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Consumer Electronics Holiday Preview

It's almost Thanksgiving -- the important American holiday marking the traditional beginning of the Christmas shopping season, featuring Black Friday shopping action, with great deals and hordes or rampaging shoppers. This year, retailers are trying to spread out the peak by already starting with hot deals, to try to avoid the stampedes and encourage consumers to keep coming back to the stores.

Then right after the holidays comes the 2010 edition of the annual International Consumer Electronics Show (aka CES), back in Las Vegas from January 7 to 10 (see wrap from last year).

The CES is produced by the Consumer Electronics Association (CEA), now one of the top 15 trade associations in the U.S. with over 2,000 member companies. CES itself is the world's largest consumer technology tradeshow. While CEA expects the show to be slightly smaller than last year, it's still huge -- with some 2,500 exhibitors and 110,000 attendees.

The CEA held its annual CES Preview event in New York last week, and presented its market research projections for the holiday shopping season.

Some highlights for the holiday season:

The CEA expects holiday spending on gifts to rise 4% this year to $764 per household, still down from $882 in 2007. But 29% of that gift spending will be on consumer electronics products, up 8% from last year.

The CEA is then projecting a 6.0% growth rate in unit sales for fourth quarter 2009, compared to -6.3% in last year's collapse. This growth will be driven by computers and audio / video equipment (including portable devices).

The holiday gift wish list for CE products by adults is similar to last year, with notebook PCs, portable media players, flat panel TVs, video game systems, and digital cameras rounding out the top 5. But then there are some new entries on the list, with E-readers, iPhone, and Blu-ray players, good old desktop PCs, and smartphones at number ten.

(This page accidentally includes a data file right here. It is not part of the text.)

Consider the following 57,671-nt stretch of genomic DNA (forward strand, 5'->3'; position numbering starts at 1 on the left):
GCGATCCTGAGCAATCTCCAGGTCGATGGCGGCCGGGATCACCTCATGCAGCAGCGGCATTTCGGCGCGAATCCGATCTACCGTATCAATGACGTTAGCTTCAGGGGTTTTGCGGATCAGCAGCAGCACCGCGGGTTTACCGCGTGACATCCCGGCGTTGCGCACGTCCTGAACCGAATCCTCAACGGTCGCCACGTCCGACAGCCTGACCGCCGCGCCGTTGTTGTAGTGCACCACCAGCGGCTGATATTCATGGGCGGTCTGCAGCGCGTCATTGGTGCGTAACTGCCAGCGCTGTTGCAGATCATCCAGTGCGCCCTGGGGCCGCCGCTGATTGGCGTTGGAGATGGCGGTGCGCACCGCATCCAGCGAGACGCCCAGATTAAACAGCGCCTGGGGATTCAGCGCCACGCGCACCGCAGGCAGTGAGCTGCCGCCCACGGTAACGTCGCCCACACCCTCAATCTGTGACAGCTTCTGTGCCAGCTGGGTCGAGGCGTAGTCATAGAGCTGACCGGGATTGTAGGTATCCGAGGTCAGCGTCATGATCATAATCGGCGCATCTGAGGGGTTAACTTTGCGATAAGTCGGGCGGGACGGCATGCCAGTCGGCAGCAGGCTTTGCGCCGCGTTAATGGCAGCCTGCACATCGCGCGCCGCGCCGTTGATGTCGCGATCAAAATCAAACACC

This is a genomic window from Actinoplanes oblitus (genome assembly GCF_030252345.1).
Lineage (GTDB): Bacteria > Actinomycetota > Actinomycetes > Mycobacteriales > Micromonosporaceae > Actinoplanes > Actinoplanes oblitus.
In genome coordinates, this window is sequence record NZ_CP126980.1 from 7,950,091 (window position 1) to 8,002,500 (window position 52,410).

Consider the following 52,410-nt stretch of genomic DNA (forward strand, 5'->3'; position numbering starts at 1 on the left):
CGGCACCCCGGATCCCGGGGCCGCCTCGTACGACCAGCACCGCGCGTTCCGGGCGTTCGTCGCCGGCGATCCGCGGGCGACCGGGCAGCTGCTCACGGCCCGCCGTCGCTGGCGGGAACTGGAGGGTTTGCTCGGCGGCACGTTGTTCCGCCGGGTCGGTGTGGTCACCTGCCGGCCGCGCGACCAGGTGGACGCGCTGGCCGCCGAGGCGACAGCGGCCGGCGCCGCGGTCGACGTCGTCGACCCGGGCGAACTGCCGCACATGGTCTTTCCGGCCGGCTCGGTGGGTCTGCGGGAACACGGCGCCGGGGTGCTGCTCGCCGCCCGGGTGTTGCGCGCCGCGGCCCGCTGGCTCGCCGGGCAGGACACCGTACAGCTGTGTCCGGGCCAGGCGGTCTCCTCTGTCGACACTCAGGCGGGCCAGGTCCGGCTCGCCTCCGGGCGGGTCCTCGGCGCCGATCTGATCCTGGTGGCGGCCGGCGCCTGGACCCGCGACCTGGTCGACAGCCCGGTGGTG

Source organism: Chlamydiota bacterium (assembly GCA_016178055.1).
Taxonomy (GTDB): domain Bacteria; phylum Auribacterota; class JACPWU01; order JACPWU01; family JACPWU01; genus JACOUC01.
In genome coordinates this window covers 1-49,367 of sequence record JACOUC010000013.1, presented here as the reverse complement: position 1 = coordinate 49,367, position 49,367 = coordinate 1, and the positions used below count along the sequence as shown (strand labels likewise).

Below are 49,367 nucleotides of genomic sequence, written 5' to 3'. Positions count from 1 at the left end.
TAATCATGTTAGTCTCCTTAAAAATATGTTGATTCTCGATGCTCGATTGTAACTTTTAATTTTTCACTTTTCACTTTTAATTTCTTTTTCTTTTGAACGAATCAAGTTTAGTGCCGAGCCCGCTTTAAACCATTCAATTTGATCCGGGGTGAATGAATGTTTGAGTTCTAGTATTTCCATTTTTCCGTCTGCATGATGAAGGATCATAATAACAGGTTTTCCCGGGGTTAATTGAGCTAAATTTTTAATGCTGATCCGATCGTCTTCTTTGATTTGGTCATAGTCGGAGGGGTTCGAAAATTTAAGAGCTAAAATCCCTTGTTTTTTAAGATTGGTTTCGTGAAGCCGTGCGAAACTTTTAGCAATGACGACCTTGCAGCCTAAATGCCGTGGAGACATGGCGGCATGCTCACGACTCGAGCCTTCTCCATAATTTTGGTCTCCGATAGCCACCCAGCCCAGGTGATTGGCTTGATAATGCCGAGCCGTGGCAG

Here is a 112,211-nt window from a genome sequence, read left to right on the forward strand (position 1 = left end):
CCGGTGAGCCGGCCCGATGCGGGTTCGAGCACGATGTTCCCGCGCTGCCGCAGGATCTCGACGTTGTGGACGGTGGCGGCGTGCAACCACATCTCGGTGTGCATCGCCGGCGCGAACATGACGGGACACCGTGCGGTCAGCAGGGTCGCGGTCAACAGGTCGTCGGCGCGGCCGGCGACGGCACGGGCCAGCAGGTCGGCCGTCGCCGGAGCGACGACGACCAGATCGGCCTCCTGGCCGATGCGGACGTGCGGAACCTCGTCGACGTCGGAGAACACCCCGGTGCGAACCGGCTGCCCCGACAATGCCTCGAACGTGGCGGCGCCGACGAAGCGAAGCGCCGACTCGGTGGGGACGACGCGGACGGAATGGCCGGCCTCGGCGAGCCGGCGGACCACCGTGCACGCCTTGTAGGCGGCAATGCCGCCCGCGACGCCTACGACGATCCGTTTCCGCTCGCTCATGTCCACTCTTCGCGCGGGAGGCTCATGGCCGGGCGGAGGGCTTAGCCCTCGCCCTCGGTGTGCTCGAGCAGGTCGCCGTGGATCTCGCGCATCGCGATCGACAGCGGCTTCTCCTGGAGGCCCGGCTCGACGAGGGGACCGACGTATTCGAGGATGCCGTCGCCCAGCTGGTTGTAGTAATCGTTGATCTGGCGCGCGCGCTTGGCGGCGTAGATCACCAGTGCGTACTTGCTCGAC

The CE gifts wanted by teens is similar, with more emphasis on portable devices, with portable media players at the top, mobile phones at number four, portable game devices at seven, and another new category, netbooks, appearing at number nine.

The Top CE Gifts list -- products people actually are planning to buy as gifts -- echoes these trends (so people may actually be getting the gifts they want), with portable media players at number one, notebook PCs and portable game devices in the top five, smartphones now tied with cell phones at seven (combined they would be at the top), followed by portable navigation devices, portable boomboxes, and again netbooks rounding out the top ten.

Several trends are already apparent for holiday shopping, which may help in finding good deals: more focus on CE products at mass merchants (like Wal-Mart) instead of electronics stores, an effort to spread out the "Black Friday" peak with earlier and ongoing deals, and an attempt to raise spending through offering both low-end and higher-functionality produces, as well as through aggressive bundling of related products.

The CEA is looking to Internet TV and then 3-D TV to help drive interest in new products. More TVs and set-top devices, including DVD/Blu-ray players, will be Internet-enabled, enhancing viewing with interactive links and informational widgets. Already 56% of viewers have visited the website associated with a TV program, and 42% are watching online.

As to 3-D TV, the CEA sees a gradual growth much like the prior experience with HDTV, which would be a nice boost for the industry. However, the need to look nerdy by wearing special glasses will be an inhibitor to consumer acceptance.

See my article from last year's show for more details on the event and lots of links: 2009 International CES Summary.

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